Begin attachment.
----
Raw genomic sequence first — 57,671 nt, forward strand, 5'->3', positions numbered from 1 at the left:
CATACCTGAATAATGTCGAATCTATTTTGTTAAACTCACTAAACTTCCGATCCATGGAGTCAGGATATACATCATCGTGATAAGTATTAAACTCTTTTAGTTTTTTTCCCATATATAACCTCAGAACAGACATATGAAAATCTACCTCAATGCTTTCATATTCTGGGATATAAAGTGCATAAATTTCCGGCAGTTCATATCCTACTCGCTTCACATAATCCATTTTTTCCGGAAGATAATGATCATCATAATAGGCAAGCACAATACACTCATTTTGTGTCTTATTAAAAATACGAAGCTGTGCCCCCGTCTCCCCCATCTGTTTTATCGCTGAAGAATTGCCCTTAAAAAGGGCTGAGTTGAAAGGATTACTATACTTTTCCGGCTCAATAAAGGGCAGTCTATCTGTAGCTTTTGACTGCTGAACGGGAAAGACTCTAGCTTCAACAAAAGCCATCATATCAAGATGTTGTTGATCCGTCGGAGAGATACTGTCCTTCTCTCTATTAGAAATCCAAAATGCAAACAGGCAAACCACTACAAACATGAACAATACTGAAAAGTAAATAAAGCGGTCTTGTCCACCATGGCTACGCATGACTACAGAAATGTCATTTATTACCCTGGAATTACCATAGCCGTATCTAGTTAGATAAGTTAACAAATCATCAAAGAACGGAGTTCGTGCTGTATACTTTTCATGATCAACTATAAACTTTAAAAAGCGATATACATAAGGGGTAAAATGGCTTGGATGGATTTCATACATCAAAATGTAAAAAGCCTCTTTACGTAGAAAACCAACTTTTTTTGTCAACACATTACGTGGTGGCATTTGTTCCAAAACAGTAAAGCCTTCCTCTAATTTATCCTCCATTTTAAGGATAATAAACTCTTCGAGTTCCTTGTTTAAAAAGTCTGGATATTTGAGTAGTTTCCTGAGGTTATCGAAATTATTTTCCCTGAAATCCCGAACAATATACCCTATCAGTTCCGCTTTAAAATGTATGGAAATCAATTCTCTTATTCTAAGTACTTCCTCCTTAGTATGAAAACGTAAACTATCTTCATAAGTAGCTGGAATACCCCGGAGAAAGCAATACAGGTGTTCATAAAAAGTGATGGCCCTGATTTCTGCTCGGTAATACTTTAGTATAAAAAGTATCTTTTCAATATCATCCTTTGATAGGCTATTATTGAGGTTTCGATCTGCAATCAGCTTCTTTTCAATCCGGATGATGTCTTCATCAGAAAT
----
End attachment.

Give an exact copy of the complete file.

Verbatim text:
Raw genomic sequence first — 57,671 nt, forward strand, 5'->3', positions numbered from 1 at the left:
CATACCTGAATAATGTCGAATCTATTTTGTTAAACTCACTAAACTTCCGATCCATGGAGTCAGGATATACATCATCGTGATAAGTATTAAACTCTTTTAGTTTTTTTCCCATATATAACCTCAGAACAGACATATGAAAATCTACCTCAATGCTTTCATATTCTGGGATATAAAGTGCATAAATTTCCGGCAGTTCATATCCTACTCGCTTCACATAATCCATTTTTTCCGGAAGATAATGATCATCATAATAGGCAAGCACAATACACTCATTTTGTGTCTTATTAAAAATACGAAGCTGTGCCCCCGTCTCCCCCATCTGTTTTATCGCTGAAGAATTGCCCTTAAAAAGGGCTGAGTTGAAAGGATTACTATACTTTTCCGGCTCAATAAAGGGCAGTCTATCTGTAGCTTTTGACTGCTGAACGGGAAAGACTCTAGCTTCAACAAAAGCCATCATATCAAGATGTTGTTGATCCGTCGGAGAGATACTGTCCTTCTCTCTATTAGAAATCCAAAATGCAAACAGGCAAACCACTACAAACATGAACAATACTGAAAAGTAAATAAAGCGGTCTTGTCCACCATGGCTACGCATGACTACAGAAATGTCATTTATTACCCTGGAATTACCATAGCCGTATCTAGTTAGATAAGTTAACAAATCATCAAAGAACGGAGTTCGTGCTGTATACTTTTCATGATCAACTATAAACTTTAAAAAGCGATATACATAAGGGGTAAAATGGCTTGGATGGATTTCATACATCAAAATGTAAAAAGCCTCTTTACGTAGAAAACCAACTTTTTTTGTCAACACATTACGTGGTGGCATTTGTTCCAAAACAGTAAAGCCTTCCTCTAATTTATCCTCCATTTTAAGGATAATAAACTCTTCGAGTTCCTTGTTTAAAAAGTCTGGATATTTGAGTAGTTTCCTGAGGTTATCGAAATTATTTTCCCTGAAATCCCGAACAATATACCCTATCAGTTCCGCTTTAAAATGTATGGAAATCAATTCTCTTATTCTAAGTACTTCCTCCTTAGTATGAAAACGTAAACTATCTTCATAAGTAGCTGGAATACCCCGGAGAAAGCAATACAGGTGTTCATAAAAAGTGATGGCCCTGATTTCTGCTCGGTAATACTTTAGTATAAAAAGTATCTTTTCAATATCATCCTTTGATAGGCTATTATTGAGGTTTCGATCTGCAATCAGCTTCTTTTCAATCCGGATGATGTCTTCATCAGAAAT